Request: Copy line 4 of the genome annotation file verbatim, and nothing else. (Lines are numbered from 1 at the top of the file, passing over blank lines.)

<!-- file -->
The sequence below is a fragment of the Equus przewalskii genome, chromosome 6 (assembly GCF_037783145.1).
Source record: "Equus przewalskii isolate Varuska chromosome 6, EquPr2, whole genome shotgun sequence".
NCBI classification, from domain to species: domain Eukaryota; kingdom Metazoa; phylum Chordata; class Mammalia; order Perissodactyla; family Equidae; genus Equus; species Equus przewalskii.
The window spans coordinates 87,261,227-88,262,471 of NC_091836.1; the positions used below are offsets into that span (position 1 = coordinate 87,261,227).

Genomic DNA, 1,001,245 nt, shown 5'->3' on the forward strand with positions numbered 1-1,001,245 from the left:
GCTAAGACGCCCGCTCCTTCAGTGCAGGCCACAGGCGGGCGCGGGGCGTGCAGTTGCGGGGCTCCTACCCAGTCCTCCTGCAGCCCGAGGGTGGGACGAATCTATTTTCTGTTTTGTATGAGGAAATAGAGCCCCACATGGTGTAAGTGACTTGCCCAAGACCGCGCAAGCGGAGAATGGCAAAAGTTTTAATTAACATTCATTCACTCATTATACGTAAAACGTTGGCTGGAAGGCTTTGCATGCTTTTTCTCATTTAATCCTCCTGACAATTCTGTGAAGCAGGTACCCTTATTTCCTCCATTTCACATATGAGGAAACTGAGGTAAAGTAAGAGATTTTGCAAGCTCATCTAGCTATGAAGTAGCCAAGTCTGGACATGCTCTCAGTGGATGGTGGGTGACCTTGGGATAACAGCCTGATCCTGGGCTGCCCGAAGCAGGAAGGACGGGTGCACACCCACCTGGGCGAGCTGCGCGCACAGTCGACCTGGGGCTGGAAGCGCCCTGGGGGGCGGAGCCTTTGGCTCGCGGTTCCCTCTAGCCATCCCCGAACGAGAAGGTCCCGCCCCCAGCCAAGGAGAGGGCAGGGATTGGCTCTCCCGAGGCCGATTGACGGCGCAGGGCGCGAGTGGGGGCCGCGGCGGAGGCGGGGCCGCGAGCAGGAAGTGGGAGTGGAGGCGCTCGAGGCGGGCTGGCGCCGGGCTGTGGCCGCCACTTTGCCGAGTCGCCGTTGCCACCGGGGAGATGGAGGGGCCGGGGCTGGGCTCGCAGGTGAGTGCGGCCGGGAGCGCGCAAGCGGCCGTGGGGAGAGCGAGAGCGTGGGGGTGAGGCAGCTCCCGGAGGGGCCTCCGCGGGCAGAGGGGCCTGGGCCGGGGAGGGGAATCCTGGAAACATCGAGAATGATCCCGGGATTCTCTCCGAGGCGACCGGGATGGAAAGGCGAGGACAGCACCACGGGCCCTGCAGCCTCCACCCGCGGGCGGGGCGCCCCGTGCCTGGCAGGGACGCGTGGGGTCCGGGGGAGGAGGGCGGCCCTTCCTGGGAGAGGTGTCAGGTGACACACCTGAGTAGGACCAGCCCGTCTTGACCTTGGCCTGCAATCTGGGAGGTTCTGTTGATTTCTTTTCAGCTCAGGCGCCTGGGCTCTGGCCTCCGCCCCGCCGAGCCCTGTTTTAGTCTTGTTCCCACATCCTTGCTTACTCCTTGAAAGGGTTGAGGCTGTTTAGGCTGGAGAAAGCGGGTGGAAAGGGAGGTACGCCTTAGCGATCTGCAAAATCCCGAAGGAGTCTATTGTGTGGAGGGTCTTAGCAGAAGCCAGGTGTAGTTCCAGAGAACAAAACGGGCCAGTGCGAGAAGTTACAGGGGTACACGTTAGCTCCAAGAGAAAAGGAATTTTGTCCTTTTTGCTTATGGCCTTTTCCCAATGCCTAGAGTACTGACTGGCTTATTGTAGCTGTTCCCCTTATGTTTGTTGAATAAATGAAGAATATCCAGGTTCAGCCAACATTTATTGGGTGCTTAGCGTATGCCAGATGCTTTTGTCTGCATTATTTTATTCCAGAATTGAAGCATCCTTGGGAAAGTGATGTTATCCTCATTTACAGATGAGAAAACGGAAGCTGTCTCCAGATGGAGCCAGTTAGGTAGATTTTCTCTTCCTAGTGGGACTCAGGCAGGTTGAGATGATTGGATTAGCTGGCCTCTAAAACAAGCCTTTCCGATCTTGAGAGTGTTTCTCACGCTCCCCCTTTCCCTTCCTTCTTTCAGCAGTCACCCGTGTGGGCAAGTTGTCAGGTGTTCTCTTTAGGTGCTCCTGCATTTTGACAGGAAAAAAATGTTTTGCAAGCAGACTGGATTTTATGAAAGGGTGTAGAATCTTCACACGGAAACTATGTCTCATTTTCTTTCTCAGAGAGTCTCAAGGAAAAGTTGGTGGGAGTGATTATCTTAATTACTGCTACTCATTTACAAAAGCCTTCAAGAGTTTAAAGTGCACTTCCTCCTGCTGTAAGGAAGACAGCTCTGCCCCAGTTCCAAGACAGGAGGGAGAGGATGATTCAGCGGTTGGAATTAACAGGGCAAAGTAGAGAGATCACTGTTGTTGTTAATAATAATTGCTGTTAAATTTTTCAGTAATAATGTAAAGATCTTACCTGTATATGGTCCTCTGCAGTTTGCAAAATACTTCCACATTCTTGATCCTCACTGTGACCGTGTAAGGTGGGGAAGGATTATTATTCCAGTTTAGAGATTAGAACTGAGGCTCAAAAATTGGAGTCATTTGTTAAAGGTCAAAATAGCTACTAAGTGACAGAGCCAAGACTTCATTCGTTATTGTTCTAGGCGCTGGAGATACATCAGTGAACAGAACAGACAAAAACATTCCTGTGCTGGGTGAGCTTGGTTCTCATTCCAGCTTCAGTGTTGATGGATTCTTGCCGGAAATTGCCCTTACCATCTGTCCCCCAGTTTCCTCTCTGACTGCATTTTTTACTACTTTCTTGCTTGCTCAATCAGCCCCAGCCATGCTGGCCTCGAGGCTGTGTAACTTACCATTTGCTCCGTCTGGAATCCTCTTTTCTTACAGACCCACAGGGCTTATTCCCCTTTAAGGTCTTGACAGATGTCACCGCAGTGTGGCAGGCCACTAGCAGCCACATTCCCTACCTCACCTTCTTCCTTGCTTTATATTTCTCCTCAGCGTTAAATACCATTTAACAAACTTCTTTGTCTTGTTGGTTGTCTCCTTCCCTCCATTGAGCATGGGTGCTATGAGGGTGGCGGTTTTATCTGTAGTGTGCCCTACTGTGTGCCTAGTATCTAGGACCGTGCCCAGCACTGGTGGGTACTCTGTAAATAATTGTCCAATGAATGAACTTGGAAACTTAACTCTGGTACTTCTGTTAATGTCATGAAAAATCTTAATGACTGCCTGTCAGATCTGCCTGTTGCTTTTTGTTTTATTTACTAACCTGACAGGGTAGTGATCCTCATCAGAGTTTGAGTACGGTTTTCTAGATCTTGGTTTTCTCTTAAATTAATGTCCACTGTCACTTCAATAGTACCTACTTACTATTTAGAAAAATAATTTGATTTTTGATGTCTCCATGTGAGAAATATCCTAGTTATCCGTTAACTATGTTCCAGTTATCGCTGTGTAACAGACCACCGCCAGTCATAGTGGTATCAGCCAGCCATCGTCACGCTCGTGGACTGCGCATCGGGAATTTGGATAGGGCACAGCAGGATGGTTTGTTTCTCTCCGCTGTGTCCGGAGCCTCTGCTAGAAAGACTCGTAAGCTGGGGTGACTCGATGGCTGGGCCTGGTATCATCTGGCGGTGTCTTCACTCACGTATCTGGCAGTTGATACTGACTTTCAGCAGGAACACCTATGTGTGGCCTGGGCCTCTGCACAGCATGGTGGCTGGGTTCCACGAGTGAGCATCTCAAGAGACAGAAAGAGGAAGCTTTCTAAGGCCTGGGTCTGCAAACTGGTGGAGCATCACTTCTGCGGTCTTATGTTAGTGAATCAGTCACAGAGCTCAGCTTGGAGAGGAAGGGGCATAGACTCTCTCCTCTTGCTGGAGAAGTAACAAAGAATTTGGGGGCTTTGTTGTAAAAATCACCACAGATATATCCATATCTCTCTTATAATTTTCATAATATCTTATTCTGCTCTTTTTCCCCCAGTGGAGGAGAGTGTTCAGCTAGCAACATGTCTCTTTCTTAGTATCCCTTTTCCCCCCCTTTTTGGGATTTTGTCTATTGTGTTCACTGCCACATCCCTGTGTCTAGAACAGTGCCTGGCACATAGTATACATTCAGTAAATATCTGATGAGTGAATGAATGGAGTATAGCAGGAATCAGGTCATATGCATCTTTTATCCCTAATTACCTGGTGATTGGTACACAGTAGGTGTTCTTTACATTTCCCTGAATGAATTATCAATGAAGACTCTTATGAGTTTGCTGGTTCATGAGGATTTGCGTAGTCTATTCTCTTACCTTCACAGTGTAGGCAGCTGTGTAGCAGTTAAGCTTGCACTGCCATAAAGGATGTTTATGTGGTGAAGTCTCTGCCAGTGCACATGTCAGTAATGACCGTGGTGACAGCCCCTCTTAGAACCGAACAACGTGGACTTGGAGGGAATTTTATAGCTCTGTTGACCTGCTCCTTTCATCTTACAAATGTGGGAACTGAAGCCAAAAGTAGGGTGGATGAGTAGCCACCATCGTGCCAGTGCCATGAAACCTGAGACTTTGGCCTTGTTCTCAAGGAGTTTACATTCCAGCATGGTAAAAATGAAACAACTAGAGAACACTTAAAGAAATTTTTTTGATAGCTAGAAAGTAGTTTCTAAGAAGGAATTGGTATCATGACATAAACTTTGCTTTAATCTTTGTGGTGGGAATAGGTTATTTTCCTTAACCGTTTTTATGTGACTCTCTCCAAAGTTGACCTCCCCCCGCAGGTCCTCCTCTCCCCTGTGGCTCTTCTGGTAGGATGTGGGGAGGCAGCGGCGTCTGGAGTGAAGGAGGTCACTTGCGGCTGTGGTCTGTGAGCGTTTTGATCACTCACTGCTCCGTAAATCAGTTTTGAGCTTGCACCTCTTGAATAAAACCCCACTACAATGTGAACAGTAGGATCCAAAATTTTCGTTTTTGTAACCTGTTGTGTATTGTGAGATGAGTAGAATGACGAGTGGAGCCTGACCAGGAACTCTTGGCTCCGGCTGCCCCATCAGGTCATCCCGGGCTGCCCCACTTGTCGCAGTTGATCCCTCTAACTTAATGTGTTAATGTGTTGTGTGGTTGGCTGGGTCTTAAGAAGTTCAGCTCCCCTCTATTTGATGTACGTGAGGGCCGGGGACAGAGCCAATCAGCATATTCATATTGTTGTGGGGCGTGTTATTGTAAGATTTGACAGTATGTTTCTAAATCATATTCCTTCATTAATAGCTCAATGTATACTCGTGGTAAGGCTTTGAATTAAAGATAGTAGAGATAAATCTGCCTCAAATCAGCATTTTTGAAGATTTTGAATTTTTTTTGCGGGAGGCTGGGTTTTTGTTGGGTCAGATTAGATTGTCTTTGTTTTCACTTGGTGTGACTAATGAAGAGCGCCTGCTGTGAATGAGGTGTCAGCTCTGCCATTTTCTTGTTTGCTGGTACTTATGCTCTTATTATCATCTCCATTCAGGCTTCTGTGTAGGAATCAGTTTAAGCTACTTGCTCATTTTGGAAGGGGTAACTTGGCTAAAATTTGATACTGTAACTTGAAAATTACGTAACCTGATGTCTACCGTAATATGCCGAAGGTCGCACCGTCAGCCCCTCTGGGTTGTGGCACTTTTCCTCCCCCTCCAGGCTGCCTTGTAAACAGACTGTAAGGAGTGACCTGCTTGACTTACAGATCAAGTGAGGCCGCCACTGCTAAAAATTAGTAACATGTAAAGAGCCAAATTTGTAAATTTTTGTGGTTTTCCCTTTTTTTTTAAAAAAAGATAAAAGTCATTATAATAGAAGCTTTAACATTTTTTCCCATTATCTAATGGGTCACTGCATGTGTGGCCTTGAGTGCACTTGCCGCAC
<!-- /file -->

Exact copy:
The window spans coordinates 87,261,227-88,262,471 of NC_091836.1; the positions used below are offsets into that span (position 1 = coordinate 87,261,227).